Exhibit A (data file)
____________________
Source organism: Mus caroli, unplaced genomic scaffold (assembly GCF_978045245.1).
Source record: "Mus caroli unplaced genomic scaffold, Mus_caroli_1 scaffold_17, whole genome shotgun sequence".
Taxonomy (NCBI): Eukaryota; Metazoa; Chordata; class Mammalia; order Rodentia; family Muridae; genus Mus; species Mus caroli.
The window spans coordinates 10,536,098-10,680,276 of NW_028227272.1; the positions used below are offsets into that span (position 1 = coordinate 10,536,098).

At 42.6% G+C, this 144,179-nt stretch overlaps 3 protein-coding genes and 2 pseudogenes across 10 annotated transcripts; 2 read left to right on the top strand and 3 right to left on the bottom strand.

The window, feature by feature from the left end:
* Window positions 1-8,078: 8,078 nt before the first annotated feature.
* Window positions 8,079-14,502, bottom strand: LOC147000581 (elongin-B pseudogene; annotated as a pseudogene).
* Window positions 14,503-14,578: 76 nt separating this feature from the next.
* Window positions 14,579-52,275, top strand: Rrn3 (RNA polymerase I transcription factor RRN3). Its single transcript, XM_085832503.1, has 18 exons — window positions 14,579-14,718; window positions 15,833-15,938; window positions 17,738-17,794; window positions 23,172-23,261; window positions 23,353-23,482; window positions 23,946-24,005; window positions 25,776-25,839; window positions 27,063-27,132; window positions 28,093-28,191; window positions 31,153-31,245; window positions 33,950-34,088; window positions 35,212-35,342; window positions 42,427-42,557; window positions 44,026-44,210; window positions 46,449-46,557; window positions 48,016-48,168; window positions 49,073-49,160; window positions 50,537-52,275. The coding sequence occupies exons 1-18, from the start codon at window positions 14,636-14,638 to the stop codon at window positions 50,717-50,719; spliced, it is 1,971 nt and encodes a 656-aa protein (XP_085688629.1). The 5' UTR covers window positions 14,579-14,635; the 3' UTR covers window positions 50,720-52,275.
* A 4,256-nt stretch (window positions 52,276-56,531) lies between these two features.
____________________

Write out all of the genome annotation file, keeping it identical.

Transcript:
Source organism: Mus caroli, unplaced genomic scaffold (assembly GCF_978045245.1).
Source record: "Mus caroli unplaced genomic scaffold, Mus_caroli_1 scaffold_17, whole genome shotgun sequence".
Taxonomy (NCBI): Eukaryota; Metazoa; Chordata; class Mammalia; order Rodentia; family Muridae; genus Mus; species Mus caroli.
The window spans coordinates 10,536,098-10,680,276 of NW_028227272.1; the positions used below are offsets into that span (position 1 = coordinate 10,536,098).

At 42.6% G+C, this 144,179-nt stretch overlaps 3 protein-coding genes and 2 pseudogenes across 10 annotated transcripts; 2 read left to right on the top strand and 3 right to left on the bottom strand.

The window, feature by feature from the left end:
* Window positions 1-8,078: 8,078 nt before the first annotated feature.
* Window positions 8,079-14,502, bottom strand: LOC147000581 (elongin-B pseudogene; annotated as a pseudogene).
* Window positions 14,503-14,578: 76 nt separating this feature from the next.
* Window positions 14,579-52,275, top strand: Rrn3 (RNA polymerase I transcription factor RRN3). Its single transcript, XM_085832503.1, has 18 exons — window positions 14,579-14,718; window positions 15,833-15,938; window positions 17,738-17,794; window positions 23,172-23,261; window positions 23,353-23,482; window positions 23,946-24,005; window positions 25,776-25,839; window positions 27,063-27,132; window positions 28,093-28,191; window positions 31,153-31,245; window positions 33,950-34,088; window positions 35,212-35,342; window positions 42,427-42,557; window positions 44,026-44,210; window positions 46,449-46,557; window positions 48,016-48,168; window positions 49,073-49,160; window positions 50,537-52,275. The coding sequence occupies exons 1-18, from the start codon at window positions 14,636-14,638 to the stop codon at window positions 50,717-50,719; spliced, it is 1,971 nt and encodes a 656-aa protein (XP_085688629.1). The 5' UTR covers window positions 14,579-14,635; the 3' UTR covers window positions 50,720-52,275.
* A 4,256-nt stretch (window positions 52,276-56,531) lies between these two features.